Tony Romo practices with wrap on hand
IRVING, Texas -- Tony Romo was able to do a little more in Thursday's practice than he was the previous day, but the Cowboys quarterback has yet to take a snap from center since suffering a bruised hand in the first quarter of the 20-7 loss to Philadelphia.
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Romo wore a wrap on his hand in Thursday's practice after not using one on Wednesday. Romo, however, reiterated that he would play Sunday against the New York Giants, with the winner claiming the NFC East title and a playoff spot.
"I think you have to go out there and practice all week and get yourself ready to go to the game on Sunday," Romo said. "I'm excited that we're in this position and we have an opportunity to go and play in a big game like this. This is when it gets fun. No matter what, you're not going to sit one of these out."
Romo admitted he wondered if his season was over after his hand collided with the helmet of Eagles defensive end Jason Babin, but those fears were calmed when the X-rays came back negative.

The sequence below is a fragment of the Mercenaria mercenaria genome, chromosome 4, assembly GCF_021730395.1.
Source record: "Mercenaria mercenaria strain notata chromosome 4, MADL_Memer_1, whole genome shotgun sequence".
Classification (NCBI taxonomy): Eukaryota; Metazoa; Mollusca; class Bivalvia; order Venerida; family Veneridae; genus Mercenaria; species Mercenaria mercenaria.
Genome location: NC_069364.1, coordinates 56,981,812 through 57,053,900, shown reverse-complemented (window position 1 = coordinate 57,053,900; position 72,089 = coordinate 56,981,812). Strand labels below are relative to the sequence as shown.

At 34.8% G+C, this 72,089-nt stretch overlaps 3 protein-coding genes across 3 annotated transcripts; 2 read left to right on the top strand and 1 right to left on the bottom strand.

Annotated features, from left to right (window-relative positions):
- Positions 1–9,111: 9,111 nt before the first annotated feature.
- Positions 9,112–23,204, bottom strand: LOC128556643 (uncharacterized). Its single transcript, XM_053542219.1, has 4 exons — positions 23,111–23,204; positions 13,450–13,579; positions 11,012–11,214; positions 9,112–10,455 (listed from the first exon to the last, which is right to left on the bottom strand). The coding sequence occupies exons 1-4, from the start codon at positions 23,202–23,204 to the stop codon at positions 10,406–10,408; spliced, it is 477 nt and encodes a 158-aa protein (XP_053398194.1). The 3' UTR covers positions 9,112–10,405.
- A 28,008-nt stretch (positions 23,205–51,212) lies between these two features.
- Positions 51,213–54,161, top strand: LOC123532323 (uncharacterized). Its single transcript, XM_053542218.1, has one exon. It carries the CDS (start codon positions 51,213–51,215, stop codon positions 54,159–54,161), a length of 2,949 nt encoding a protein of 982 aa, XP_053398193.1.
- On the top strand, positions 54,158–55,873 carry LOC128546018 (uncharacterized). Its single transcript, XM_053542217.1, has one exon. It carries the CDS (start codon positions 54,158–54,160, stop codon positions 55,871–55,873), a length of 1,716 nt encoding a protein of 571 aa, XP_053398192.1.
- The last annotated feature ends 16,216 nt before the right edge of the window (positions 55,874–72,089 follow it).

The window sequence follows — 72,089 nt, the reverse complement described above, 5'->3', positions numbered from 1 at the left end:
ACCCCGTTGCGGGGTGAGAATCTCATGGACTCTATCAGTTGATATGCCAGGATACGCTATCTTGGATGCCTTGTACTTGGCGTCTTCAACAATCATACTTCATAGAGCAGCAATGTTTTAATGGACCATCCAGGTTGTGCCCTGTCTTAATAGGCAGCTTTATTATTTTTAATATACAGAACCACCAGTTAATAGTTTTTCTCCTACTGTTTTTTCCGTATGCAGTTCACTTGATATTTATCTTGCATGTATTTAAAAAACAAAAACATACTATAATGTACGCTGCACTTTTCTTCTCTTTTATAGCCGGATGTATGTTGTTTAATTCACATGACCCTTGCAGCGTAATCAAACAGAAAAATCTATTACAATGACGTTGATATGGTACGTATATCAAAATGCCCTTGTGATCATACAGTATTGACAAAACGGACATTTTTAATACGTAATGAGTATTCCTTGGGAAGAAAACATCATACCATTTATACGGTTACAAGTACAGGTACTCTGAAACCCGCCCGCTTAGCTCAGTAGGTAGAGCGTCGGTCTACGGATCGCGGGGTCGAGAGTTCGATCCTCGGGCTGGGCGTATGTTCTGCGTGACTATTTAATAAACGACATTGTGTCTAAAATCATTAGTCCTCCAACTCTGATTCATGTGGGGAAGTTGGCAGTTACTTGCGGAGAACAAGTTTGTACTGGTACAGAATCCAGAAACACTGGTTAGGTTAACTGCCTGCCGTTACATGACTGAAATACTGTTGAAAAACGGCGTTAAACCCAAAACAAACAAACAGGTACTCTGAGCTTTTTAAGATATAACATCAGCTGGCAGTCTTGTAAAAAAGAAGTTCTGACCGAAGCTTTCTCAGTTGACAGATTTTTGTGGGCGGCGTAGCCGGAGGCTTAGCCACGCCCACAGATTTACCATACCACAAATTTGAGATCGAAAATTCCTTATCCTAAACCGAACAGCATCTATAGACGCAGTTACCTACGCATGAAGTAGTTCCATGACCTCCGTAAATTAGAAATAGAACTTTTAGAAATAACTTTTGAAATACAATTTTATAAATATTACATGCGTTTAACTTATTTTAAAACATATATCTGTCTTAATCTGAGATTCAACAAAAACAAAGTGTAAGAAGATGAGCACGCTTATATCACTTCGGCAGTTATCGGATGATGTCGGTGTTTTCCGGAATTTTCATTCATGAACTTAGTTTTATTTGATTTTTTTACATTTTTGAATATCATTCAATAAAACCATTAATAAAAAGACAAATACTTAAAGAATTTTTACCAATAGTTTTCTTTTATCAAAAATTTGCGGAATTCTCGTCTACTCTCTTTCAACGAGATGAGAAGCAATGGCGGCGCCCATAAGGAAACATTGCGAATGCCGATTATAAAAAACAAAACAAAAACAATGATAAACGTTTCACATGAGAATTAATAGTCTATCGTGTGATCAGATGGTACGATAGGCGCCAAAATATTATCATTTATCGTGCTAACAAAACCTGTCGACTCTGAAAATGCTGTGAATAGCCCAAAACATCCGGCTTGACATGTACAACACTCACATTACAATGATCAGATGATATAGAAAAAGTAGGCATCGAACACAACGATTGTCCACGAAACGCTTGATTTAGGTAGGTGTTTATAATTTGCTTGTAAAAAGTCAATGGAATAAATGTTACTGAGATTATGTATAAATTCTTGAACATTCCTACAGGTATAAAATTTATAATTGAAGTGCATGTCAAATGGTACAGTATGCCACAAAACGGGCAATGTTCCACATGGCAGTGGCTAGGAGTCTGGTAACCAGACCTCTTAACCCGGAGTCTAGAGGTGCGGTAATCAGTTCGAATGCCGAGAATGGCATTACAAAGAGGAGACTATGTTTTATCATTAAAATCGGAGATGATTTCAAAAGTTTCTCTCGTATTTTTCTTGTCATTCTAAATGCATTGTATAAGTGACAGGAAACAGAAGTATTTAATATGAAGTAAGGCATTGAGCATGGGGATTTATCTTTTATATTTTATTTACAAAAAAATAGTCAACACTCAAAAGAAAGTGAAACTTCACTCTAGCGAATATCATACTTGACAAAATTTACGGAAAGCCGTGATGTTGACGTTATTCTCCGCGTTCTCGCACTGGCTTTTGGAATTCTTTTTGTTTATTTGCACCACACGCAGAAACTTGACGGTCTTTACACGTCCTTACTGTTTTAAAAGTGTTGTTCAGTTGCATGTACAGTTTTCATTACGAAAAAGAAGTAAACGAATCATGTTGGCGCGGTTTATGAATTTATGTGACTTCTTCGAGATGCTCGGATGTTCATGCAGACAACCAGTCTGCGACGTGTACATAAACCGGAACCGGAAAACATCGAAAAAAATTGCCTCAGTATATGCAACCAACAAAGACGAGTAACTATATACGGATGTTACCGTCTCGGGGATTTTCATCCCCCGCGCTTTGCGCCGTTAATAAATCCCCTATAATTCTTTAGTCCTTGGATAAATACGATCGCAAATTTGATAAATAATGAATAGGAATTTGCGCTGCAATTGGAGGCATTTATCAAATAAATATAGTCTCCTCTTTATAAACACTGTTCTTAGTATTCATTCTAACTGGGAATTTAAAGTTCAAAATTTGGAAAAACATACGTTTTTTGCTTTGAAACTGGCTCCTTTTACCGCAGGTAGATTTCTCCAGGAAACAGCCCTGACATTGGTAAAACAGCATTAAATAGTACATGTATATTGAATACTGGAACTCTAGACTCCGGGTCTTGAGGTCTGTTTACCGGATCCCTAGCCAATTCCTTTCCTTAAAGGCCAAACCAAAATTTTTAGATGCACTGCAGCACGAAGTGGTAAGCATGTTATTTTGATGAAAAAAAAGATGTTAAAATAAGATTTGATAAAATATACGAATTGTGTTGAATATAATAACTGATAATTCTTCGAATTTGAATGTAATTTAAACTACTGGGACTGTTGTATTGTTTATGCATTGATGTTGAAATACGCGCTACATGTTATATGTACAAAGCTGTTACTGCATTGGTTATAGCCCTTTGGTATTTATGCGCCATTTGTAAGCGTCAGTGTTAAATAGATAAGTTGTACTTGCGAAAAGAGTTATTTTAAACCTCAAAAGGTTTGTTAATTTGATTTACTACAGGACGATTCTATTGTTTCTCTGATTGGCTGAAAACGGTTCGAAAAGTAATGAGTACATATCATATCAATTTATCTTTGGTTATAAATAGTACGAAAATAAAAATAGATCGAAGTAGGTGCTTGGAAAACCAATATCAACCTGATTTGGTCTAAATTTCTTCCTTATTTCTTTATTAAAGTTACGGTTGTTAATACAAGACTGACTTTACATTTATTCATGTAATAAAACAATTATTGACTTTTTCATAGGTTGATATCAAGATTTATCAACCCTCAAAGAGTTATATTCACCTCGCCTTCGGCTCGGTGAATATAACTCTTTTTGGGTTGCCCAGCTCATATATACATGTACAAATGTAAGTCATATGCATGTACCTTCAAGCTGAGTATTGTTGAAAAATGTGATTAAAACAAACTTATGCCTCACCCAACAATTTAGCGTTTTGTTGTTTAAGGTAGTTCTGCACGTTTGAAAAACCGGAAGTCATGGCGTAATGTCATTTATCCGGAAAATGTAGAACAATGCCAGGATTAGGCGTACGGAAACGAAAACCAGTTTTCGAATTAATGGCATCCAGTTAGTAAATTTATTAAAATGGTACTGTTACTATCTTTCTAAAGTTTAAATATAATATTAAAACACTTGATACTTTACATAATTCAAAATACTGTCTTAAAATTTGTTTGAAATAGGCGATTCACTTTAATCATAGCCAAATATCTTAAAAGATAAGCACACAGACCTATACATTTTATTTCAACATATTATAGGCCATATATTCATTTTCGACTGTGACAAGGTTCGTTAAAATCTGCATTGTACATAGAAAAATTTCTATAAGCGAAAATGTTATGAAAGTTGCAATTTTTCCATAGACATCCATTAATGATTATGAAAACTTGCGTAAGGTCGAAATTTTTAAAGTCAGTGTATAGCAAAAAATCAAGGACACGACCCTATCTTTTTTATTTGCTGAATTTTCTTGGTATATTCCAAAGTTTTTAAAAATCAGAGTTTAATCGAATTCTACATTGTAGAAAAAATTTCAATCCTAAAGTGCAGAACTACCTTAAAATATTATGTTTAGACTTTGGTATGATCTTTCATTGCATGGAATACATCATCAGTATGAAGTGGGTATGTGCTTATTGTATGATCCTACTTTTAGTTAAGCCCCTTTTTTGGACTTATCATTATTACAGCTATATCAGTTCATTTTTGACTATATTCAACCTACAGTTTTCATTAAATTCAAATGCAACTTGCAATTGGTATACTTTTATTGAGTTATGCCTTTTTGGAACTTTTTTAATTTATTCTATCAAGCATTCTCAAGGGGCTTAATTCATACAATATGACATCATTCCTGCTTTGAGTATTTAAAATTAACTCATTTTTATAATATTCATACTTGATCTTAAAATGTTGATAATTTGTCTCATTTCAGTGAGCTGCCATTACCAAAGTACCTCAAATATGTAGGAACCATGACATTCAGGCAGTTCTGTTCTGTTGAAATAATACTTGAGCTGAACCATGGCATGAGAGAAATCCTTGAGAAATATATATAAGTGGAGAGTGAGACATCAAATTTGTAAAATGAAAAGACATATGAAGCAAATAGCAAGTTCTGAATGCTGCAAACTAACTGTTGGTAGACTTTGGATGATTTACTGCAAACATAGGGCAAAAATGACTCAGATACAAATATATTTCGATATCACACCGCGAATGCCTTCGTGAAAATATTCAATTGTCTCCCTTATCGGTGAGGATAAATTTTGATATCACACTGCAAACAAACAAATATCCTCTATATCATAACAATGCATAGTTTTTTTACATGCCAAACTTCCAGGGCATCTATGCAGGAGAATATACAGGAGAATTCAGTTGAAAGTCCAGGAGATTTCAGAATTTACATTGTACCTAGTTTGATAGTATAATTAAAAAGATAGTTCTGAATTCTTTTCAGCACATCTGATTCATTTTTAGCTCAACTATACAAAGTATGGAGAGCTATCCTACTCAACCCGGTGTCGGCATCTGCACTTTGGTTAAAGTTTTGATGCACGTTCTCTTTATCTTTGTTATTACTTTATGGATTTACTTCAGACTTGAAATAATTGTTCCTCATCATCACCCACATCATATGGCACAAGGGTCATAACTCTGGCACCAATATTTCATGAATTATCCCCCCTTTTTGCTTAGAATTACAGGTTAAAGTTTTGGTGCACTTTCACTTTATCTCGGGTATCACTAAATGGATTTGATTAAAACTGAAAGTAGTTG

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"Tony did a little bit more today than he did yesterday. I wouldn't constitute a full practice, but he's making some progress," Garrett said. "The swelling still is there. ... All the functional things that a quarterback has to do, he has to be able to do by game time, and he's making progress in all those areas."
Garrett said backup quarterback Stephen McGee, who finished Saturday's game after Romo got hurt, got some work with the first-team offense again Thursday.
Romo does not worry about the Giants pass rush targeting his hand.
"I mean every game the defensive line or whoever is going to try to hit the quarterback," Romo said.
Romo played through a fractured rib and punctured lung earlier this year and needed to wear a protective vest and take painkilling injections for several weeks. To him that injury was more troublesome than this one.
"I think a lot of quarterbacks throughout the league play through stuff every week," Romo said. "This is just obviously sometimes it can be magnified because you're playing in a game that's like this, where it's a win or go home type of game and so people are going to talk about certain things. Stuff just comes up throughout the season. It's just a normal part of playing football. No one cares and once you get out there, it's about winning and losing, so that's all it's going to be about."
Todd Archer covers the Cowboys for ESPNDallas.com. Information from The Associated Press was used in this report.